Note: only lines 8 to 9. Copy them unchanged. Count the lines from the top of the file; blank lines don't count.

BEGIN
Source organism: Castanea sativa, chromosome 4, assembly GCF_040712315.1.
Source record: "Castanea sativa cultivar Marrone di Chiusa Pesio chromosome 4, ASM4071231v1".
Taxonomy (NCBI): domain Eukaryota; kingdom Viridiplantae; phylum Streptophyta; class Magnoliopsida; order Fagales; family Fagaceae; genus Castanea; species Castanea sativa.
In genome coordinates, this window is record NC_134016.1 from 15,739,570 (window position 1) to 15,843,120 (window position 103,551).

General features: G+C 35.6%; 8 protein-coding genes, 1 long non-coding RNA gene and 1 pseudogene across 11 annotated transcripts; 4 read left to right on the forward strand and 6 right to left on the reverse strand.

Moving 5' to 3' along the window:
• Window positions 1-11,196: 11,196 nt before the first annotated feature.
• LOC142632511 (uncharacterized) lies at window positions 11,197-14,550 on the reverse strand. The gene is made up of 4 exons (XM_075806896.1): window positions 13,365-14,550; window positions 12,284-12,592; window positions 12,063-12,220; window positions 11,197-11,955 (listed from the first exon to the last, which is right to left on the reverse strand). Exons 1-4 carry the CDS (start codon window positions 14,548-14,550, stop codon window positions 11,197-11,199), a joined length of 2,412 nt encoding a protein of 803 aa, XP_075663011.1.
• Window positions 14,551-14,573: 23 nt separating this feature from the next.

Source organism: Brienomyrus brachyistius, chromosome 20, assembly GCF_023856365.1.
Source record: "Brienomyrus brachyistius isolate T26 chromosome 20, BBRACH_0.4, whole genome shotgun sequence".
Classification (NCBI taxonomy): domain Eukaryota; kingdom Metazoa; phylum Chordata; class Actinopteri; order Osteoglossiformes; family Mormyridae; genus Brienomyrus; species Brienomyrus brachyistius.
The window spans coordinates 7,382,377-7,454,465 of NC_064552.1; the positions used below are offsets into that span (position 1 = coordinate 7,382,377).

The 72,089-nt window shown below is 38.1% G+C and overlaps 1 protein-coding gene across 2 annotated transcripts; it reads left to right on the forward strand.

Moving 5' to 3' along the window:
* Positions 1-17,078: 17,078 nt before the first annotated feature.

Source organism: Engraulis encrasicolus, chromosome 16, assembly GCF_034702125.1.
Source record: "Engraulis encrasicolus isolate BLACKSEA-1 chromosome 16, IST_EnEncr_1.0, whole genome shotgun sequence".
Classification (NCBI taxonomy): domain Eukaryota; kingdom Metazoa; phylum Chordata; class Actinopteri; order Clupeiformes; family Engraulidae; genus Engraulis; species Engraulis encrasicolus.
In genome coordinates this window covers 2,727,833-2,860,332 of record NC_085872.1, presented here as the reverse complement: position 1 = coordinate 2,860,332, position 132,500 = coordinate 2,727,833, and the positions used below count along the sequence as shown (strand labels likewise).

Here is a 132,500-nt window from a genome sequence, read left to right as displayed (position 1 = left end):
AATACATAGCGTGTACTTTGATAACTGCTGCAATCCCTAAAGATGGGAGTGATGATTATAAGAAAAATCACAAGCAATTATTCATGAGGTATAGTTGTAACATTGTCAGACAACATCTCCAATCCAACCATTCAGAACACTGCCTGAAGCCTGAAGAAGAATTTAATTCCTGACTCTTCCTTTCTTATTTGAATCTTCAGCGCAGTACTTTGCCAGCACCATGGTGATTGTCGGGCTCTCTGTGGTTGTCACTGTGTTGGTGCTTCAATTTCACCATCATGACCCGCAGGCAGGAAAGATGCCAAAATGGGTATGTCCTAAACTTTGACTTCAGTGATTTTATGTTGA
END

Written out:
• LOC142632511 (uncharacterized) lies at window positions 11,197-14,550 on the reverse strand. The gene is made up of 4 exons (XM_075806896.1): window positions 13,365-14,550; window positions 12,284-12,592; window positions 12,063-12,220; window positions 11,197-11,955 (listed from the first exon to the last, which is right to left on the reverse strand). Exons 1-4 carry the CDS (start codon window positions 14,548-14,550, stop codon window positions 11,197-11,199), a joined length of 2,412 nt encoding a protein of 803 aa, XP_075663011.1.
• Window positions 14,551-14,573: 23 nt separating this feature from the next.